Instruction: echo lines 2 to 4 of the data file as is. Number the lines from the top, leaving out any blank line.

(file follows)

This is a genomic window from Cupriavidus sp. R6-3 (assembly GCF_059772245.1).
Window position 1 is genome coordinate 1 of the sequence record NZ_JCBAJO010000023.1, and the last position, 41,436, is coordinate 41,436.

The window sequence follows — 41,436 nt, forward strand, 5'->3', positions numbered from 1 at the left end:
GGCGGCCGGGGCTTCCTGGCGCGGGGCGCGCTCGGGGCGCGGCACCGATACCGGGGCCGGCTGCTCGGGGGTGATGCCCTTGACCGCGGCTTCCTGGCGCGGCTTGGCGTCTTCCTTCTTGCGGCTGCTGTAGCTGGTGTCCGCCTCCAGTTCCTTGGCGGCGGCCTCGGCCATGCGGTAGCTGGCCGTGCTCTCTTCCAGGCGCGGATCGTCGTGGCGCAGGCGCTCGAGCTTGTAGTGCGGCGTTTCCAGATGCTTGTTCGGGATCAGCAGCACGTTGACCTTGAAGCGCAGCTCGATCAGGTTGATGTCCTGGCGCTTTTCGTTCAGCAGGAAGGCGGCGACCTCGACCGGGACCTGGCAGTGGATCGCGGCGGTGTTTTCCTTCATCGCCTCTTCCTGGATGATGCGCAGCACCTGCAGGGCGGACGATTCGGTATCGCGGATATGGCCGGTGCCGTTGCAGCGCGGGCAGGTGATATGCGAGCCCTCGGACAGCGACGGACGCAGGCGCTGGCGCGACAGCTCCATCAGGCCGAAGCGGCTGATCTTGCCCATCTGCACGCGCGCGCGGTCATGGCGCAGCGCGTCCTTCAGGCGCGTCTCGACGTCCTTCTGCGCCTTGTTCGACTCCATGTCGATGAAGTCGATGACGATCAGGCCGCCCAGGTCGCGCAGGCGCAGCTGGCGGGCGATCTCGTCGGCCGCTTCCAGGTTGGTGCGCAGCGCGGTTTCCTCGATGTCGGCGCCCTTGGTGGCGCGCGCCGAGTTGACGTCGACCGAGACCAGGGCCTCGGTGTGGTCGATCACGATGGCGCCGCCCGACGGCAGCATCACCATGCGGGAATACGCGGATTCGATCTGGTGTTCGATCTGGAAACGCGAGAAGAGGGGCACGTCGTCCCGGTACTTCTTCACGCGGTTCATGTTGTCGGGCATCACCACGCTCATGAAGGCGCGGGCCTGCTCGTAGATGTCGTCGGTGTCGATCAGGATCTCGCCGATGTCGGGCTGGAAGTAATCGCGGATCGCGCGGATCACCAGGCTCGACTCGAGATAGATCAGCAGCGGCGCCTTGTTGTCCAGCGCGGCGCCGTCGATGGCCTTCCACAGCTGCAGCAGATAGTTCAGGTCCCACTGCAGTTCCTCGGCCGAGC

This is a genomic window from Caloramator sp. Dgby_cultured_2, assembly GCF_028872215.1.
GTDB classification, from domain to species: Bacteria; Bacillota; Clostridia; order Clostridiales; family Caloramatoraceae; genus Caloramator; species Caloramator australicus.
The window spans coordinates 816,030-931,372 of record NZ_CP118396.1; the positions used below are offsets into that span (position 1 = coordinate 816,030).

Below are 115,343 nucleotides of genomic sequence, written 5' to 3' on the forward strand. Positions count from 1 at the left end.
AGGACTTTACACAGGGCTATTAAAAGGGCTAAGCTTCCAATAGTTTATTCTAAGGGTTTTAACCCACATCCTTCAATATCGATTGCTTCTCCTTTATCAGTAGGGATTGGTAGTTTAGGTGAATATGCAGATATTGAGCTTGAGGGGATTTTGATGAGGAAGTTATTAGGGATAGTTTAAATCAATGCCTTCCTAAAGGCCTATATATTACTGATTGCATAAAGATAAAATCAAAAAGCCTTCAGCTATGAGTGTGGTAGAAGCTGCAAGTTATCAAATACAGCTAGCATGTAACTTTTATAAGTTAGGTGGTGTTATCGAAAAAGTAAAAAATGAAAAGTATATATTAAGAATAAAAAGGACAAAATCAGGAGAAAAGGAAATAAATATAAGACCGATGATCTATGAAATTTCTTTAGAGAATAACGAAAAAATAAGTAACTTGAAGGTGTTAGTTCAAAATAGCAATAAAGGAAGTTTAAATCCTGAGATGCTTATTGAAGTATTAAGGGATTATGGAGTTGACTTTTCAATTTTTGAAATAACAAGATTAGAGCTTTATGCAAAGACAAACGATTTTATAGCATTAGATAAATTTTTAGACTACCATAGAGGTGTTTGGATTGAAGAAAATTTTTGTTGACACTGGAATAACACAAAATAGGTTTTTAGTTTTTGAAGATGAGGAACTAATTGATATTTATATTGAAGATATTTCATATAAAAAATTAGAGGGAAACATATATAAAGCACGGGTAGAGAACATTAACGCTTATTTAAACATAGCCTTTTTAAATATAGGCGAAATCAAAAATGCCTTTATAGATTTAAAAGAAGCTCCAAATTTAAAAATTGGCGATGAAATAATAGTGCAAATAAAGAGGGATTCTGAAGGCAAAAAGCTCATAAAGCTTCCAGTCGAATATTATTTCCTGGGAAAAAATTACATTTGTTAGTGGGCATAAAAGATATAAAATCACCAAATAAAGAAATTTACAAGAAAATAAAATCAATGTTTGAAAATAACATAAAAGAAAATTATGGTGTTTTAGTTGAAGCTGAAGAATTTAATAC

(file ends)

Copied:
Window position 1 is genome coordinate 1 of the sequence record NZ_JCBAJO010000023.1, and the last position, 41,436, is coordinate 41,436.

The window sequence follows — 41,436 nt, forward strand, 5'->3', positions numbered from 1 at the left end:
GGCGGCCGGGGCTTCCTGGCGCGGGGCGCGCTCGGGGCGCGGCACCGATACCGGGGCCGGCTGCTCGGGGGTGATGCCCTTGACCGCGGCTTCCTGGCGCGGCTTGGCGTCTTCCTTCTTGCGGCTGCTGTAGCTGGTGTCCGCCTCCAGTTCCTTGGCGGCGGCCTCGGCCATGCGGTAGCTGGCCGTGCTCTCTTCCAGGCGCGGATCGTCGTGGCGCAGGCGCTCGAGCTTGTAGTGCGGCGTTTCCAGATGCTTGTTCGGGATCAGCAGCACGTTGACCTTGAAGCGCAGCTCGATCAGGTTGATGTCCTGGCGCTTTTCGTTCAGCAGGAAGGCGGCGACCTCGACCGGGACCTGGCAGTGGATCGCGGCGGTGTTTTCCTTCATCGCCTCTTCCTGGATGATGCGCAGCACCTGCAGGGCGGACGATTCGGTATCGCGGATATGGCCGGTGCCGTTGCAGCGCGGGCAGGTGATATGCGAGCCCTCGGACAGCGACGGACGCAGGCGCTGGCGCGACAGCTCCATCAGGCCGAAGCGGCTGATCTTGCCCATCTGCACGCGCGCGCGGTCATGGCGCAGCGCGTCCTTCAGGCGCGTCTCGACGTCCTTCTGCGCCTTGTTCGACTCCATGTCGATGAAGTCGATGACGATCAGGCCGCCCAGGTCGCGCAGGCGCAGCTGGCGGGCGATCTCGTCGGCCGCTTCCAGGTTGGTGCGCAGCGCGGTTTCCTCGATGTCGGCGCCCTTGGTGGCGCGCGCCGAGTTGACGTCGACCGAGACCAGGGCCTCGGTGTGGTCGATCACGATGGCGCCGCCCGACGGCAGCATCACCATGCGGGAATACGCGGATTCGATCTGGTGTTCGATCTGGAAACGCGAGAAGAGGGGCACGTCGTCCCGGTACTTCTTCACGCGGTTCATGTTGTCGGGCATCACCACGCTCATGAAGGCGCGGGCCTGCTCGTAGATGTCGTCGGTGTCGATCAGGATCTCGCCGATGTCGGGCTGGAAGTAATCGCGGATCGCGCGGATCACCAGGCTCGACTCGAGATAGATCAGCAGCGGCGCCTTGTTGTCCAGCGCGGCGCCGTCGATGGCCTTCCACAGCTGCAGCAGATAGTTCAGGTCCCACTGCAGTTCCTCGGCCGAGC